The hidden mangrove forest in Pak Nam Pran that is one of the region’s best kept secrets

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You could be forgiven for thinking that Pranburi Forest Park is the only such park and nature reserve within easy reach of Hua Hin.

But the truth is there is a lot of really good work being done locally with regards to the restoration and conservation of the region’s mangroves – all of which can be easily accessed from Hua Hin and Cha Am.

Last month, Hua Hin Today highlighted The Sirindhorn International Environmental Park in Cha Am.

The park is part conservation project and part learning centre and is a great place to visit for anyone with an interest in nature and the environment.

But south of Hua Hin in Pak Nam is the Sirinart Rajini Mangrove Ecosystem Learning Center – Thailand’s first specialty learning center for mangrove forest restoration.

The centre is part of the Khlong Kao and Khlong Khoi National Forest Reserve and was opened to help restore large areas of land that had been destroyed due to more than a decade of shrimp farming, which had a devastating effect on the local ecosystem.

The plight of the mangrove forest was first highlighted by His Majesty King Bhumibol Adulyadej The Great and Her Majesty Queen Sirikit The Queen Mother during a visit to the area in 1996.

Acting on the King’s wishes, the Royal Forest Department then implemented a ban on the farming of shrimp along Pranburi River estuary, with the area being declared a centre for conservation as part of the Pak Nam Pranburi Forest Development Project.

Today, the award winning centre is one of the region’s conservation success stories and is a fantastic place for people of all ages to visit.

Visitors can explore the 850 metre walkway through the mangrove forest. The walkway has been excellently maintained, is wheelchair and pushchair accessible, and features signs in both Thai and English which offer a plethora of information about the forest and learning centre.

The centre spans a total of 786 rai, with approximately 600 mangrove trees per rai and is thriving with wildlife and is home to 102 different species of birds, 46 species of fish, 89 butterfly species, 28 crab species and 32 shellfish species.

It also includes a communal area where locals go to catch shellfish, crabs and fish. However, they must follow the centre’s strict rules which aim to preserve fish stocks and limit damage to the local ecosystem.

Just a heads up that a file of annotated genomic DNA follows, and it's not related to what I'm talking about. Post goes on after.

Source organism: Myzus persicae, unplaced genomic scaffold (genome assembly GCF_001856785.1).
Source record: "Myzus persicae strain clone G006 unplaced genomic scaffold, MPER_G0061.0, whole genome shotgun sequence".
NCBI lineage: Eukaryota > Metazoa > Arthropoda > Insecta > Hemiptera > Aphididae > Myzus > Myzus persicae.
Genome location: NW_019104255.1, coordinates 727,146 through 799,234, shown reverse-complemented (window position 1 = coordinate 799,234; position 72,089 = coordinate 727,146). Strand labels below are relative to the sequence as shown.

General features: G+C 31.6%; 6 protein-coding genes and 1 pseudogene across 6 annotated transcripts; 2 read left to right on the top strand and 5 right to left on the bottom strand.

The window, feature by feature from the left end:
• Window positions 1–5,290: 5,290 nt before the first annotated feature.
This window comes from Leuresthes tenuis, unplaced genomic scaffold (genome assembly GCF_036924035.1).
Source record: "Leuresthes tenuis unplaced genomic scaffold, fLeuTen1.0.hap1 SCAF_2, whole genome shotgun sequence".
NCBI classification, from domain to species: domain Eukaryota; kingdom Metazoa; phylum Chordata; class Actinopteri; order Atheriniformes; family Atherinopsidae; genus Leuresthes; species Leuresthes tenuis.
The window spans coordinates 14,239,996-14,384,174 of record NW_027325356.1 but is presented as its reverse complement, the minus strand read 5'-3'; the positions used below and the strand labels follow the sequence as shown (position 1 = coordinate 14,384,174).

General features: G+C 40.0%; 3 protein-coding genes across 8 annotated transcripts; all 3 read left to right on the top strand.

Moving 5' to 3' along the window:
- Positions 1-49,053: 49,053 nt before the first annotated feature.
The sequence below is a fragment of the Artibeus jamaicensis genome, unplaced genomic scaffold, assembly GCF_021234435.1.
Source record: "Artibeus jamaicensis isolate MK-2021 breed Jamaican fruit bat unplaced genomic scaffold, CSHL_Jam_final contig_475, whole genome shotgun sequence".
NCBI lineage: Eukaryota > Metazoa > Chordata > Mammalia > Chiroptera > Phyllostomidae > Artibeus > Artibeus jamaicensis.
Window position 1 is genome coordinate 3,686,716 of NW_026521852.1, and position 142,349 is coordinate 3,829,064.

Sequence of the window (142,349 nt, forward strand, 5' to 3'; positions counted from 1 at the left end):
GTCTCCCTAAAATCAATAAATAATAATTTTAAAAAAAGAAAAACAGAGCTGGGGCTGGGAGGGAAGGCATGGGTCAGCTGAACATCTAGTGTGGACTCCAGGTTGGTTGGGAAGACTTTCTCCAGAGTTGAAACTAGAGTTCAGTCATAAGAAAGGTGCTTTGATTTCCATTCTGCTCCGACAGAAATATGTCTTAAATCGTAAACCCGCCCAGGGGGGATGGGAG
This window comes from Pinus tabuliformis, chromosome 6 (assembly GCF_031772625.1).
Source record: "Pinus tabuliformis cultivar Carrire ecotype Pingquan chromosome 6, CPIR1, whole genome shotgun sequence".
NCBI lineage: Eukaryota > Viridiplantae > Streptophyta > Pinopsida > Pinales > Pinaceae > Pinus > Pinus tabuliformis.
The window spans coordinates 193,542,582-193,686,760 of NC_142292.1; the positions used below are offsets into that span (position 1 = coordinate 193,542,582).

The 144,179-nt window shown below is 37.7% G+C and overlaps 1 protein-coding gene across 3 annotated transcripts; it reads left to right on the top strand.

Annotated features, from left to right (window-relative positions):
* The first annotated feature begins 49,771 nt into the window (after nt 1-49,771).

The centre, which is support by PTT Public Company Limited, also acts as a learning zone for locals who benefit from being taught about the importance of the mangrove forest and how some of the plants that grow there can be used to create products which can then be sold, which in turn helps to create a sustainable income for people from the local community.

Some of the items are then sold at the centre’s Manggi Market, which has been set up with the aim of developing an environmentally friendly market model. Plastic packaging, for example, is not available at the market, while the income generated is distributed to the local community and the ongoing conservation project. The next Manggi Market will take place on August 13-14, 2022.

From November to February, once the tide rises following the wet season, visitors to the centre are able to kayak around the mangroves.

Future events

According to Mr Komsan Hongpadharakiree, Manager of the Sirinart Rajini Mangrove Ecosystem Learning Cente, a number of events and activities are due to be held in the coming months.

Mr Komsan said that bird and firefly watching trips are set to be organised, while a night time nature walk is also in the pipeline.

The centre will also apply for the Sustainable Tourism Management Standard (STMS) next year.

In 2010 and 2021, the centre was awarded the Thailand Tourism Award, while in 2016 it won Friendly Design of the Year from Friendly Design for All Foundation.

It was also granted Certified Ecological Tourism status TISTR by the Office of Certification Body, [OCB] for the period 2021-2023.

The Sirinart Rajini Mangrove Ecosystem Learning Center is open daily from 8.30 a.m. to 16.30 p.m.

Visitors are asked to not bring food or water from outside to the centre. Visitors are also required to show a history of COVID vaccination before entering.

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